How is Debt Shared in a Divorce?
Money problems are one of the top five causes of divorce in Canada. It is no surprise then that financial matters are also often a cause of contention in a divorce. If you are going through a divorce, you may be wondering how the debt you accumulated during the marriage will be shared or if you will be left carrying your spouse’s debt.
Here are some things you should consider:
Joint debt vs individual debt
In a marriage, there are two types of debt—joint debt and individual debt. A joint debt is one in which both parties have co-signed for a credit card, loan, line of credit, mortgage or any other form of credit. Individual debt is a financial obligation in which there is an agreement between one spouse and a lender. In most instances, a couple will share their joint debt while each spouse will be responsible for paying their individual credit.
How will a divorce affect different categories of debt?
Credit Card Debt
You will not be asked to pay credit card debt that is held only in your spouse’s name. You will, however, be legally responsible for clearing the debt accumulated on a joint credit card, regardless of who normally makes the payment and whether you used the card or not.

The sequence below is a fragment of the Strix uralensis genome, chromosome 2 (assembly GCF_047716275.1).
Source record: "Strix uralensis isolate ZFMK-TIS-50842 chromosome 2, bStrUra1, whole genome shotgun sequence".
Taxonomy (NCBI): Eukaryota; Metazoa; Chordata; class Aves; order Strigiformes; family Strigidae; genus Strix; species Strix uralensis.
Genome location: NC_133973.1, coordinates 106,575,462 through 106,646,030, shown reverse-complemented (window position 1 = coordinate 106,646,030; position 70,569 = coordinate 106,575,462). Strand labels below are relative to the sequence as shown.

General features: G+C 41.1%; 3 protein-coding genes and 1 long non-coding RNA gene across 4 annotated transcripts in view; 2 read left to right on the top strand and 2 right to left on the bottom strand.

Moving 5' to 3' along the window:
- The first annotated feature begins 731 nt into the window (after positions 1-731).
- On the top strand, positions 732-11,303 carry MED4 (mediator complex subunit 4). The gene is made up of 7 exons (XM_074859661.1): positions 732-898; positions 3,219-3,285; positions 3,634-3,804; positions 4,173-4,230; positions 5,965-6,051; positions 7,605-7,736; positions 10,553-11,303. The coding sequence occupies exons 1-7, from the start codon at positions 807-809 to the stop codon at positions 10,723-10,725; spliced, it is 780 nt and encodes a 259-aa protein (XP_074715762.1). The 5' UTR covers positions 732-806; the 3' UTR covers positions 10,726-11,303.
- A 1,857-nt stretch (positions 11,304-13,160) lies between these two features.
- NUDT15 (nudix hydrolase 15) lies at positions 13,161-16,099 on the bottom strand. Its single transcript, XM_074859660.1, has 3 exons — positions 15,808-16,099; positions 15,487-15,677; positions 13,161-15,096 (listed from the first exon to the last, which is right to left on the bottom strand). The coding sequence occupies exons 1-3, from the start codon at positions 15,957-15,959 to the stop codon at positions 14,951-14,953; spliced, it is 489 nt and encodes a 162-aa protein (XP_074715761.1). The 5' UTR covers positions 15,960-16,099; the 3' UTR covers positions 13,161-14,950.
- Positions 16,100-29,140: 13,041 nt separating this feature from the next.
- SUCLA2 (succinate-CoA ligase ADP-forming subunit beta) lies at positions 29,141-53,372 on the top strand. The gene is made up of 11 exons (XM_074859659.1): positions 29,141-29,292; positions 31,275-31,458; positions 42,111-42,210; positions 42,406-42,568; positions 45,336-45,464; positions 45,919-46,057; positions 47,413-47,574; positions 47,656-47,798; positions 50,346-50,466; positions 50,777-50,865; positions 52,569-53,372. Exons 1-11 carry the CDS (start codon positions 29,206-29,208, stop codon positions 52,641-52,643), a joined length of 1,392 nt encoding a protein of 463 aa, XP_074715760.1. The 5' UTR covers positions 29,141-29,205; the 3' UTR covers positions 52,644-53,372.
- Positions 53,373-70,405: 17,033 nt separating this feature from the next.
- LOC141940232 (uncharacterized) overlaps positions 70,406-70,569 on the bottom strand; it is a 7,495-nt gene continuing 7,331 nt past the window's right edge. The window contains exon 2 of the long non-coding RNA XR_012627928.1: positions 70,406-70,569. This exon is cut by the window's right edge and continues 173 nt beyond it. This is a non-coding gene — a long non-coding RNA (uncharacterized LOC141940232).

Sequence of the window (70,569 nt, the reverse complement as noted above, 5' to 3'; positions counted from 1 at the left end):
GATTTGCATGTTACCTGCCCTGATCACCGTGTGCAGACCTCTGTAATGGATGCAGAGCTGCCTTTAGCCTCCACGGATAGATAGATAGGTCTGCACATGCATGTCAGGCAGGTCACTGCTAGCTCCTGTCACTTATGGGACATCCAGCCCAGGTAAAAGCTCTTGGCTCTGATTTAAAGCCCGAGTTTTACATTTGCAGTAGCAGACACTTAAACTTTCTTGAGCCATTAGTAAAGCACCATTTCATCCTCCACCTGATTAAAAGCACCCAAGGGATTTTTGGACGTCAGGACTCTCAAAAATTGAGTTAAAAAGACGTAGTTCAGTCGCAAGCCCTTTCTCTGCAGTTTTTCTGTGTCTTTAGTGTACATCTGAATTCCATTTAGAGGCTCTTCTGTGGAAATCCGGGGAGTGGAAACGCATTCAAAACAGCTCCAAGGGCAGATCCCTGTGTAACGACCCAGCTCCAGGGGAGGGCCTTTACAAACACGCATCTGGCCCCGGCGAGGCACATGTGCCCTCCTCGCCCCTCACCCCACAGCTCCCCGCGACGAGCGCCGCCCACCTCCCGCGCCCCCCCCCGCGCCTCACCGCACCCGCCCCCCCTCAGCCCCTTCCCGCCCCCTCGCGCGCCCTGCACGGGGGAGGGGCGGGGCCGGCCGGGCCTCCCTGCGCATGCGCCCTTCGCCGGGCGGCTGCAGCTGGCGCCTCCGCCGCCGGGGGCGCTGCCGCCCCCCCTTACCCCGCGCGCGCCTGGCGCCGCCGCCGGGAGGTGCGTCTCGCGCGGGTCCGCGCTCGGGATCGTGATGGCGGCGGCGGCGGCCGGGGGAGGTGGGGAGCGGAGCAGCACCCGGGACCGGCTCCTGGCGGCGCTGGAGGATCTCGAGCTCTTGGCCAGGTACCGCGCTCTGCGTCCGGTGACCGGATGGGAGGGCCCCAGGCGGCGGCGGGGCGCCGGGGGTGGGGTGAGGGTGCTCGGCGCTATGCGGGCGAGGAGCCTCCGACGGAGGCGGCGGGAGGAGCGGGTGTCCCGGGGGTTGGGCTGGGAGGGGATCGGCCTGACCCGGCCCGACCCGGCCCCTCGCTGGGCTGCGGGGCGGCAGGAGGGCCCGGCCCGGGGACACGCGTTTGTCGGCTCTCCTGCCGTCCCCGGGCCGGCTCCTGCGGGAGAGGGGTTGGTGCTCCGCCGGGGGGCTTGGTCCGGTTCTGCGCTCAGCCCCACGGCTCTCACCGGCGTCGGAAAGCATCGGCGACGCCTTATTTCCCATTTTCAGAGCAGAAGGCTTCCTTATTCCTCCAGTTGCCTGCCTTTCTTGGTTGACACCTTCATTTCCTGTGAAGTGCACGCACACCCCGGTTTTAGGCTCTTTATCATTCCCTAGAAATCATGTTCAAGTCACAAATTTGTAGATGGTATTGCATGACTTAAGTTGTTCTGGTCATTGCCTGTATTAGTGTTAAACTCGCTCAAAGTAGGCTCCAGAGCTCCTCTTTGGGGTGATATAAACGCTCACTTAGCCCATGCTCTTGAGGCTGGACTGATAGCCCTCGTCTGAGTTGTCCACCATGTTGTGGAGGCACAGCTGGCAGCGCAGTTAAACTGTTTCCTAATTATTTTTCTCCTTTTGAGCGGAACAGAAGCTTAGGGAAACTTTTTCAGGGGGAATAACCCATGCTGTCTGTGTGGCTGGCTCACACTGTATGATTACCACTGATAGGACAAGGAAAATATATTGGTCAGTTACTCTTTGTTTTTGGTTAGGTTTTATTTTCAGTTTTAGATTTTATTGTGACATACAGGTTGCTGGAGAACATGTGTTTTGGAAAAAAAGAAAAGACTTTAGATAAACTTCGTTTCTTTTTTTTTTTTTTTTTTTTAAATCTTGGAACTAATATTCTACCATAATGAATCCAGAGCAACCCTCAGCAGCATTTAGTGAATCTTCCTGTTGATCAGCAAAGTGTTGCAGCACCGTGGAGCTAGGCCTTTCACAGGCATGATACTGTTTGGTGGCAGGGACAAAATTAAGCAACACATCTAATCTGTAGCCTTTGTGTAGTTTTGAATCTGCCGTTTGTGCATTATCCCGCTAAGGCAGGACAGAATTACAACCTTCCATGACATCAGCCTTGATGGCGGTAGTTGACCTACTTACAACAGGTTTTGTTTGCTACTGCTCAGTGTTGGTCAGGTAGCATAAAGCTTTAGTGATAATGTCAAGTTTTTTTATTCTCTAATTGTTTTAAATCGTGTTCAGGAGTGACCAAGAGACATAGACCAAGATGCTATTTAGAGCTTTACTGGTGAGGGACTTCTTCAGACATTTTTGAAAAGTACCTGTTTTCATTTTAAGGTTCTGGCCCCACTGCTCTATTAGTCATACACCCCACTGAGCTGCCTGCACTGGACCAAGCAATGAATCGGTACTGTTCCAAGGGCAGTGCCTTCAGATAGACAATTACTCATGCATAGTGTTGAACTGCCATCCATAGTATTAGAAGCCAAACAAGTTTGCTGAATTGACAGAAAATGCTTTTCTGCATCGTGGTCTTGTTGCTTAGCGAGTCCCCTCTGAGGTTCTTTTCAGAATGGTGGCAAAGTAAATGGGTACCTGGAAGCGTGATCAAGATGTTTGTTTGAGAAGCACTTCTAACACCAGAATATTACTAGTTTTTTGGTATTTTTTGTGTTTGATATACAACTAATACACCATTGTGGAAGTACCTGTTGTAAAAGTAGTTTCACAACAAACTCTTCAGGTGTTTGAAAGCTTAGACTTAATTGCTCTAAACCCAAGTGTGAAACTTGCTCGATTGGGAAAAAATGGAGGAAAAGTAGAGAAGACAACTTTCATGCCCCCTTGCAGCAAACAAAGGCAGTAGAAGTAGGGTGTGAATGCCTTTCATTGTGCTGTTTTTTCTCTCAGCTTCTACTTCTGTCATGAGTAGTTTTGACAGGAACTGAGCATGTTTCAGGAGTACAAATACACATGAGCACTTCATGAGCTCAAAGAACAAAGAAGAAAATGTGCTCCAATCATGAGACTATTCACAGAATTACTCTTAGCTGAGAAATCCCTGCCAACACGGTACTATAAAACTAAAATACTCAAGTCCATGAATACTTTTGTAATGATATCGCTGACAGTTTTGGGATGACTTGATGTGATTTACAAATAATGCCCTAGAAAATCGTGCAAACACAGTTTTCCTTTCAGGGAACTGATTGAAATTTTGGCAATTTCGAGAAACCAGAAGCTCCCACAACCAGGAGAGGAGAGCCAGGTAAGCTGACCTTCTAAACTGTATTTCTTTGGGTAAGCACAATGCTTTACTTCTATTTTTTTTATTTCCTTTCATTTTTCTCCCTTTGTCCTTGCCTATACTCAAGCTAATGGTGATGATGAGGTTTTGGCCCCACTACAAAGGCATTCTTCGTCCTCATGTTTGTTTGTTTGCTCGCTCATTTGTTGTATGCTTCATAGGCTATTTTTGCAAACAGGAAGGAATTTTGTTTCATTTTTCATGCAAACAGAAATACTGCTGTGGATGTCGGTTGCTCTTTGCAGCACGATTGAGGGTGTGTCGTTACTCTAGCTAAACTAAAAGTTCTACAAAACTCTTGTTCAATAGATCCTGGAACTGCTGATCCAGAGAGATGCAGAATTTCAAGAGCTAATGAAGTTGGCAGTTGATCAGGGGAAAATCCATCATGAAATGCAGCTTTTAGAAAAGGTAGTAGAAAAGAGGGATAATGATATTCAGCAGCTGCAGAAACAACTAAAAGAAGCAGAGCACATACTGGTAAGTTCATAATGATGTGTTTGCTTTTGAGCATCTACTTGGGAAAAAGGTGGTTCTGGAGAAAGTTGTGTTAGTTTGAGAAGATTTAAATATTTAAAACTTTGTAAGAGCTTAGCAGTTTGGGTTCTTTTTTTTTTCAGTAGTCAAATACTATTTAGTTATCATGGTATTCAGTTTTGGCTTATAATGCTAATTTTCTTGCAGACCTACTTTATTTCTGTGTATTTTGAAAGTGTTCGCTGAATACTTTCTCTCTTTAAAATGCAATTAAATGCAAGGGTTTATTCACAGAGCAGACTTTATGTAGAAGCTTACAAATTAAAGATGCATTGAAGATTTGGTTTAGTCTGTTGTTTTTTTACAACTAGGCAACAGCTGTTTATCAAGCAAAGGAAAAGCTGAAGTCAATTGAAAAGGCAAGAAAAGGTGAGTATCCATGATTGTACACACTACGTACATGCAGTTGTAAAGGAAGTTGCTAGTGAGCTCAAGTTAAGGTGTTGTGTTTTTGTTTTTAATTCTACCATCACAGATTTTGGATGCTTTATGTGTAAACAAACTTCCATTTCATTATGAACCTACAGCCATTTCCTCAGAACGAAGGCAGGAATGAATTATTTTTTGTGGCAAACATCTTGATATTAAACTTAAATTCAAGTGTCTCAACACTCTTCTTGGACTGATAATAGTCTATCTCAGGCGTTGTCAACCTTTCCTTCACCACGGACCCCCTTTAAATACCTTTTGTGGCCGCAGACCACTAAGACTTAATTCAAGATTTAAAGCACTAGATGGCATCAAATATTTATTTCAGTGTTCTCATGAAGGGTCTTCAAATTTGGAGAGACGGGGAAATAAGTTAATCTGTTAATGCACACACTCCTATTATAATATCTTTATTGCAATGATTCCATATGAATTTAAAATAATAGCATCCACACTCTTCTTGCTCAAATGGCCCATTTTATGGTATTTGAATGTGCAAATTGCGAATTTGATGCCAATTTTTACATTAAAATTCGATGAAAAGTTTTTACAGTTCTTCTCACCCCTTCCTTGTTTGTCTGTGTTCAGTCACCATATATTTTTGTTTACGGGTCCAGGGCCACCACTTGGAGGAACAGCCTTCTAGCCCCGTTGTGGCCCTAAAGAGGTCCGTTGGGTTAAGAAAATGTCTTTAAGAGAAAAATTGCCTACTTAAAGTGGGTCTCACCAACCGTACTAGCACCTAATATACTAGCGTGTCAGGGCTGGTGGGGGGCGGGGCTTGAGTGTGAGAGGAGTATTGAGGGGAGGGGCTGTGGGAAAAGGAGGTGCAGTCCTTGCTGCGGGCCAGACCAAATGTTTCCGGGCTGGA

After a separation, you and your spouse must still make mortgage payments as long as you are both listed as owners of your marital home. The best way to handle mortgage credit is usually to sell the home and split the money. But if one spouse decides to keep the home, they will need to purchase the other spouse’s equity.
If you and your spouse have a joint auto loan for a vehicle you would like to keep, your best option is to refinance the car on your own. But if you find that you cannot keep up with auto finance payments on your sole income, it may be time to trade in your old vehicle for a less expensive one.
What happens if your spouse files for bankruptcy?
If your spouse files for bankruptcy while you are still in the process of finalizing your divorce, there may be significant implications for your personal finances. Although your spouse will no longer be obligated to pay their creditors, the credit is not erased. Therefore, regardless of what your separation agreement says, if you have joint debt, the creditors will then pursue you for payment of the full amount. You should also be meticulous about checking your credit report if your spouse files for bankruptcy. In some instances where there is joint credit, a bankruptcy note may appear on the credit report of the spouse who did not file. Additionally, ensure you close all joint accounts as quickly as you can to prevent your spouse from going a spending spree and leaving you with the bill. Be careful as well to protect your financial information during a divorce as it is a prime time for identity fraud.
Do you need the help of an experienced Toronto divorce lawyer to settle joint debt?
If you are searching for an experienced Toronto divorce lawyer to help you settle credit and other matters, contact us at Baker and Baker Family Law. With over 90 years of combined experience, our Toronto divorce lawyers are in a strong position to help you work through the complicated issues that arise in your divorce.
So, what are you waiting for? Give us a call today to schedule a free legal consultation with one of our Toronto divorce lawyers. Let us show you how we can help.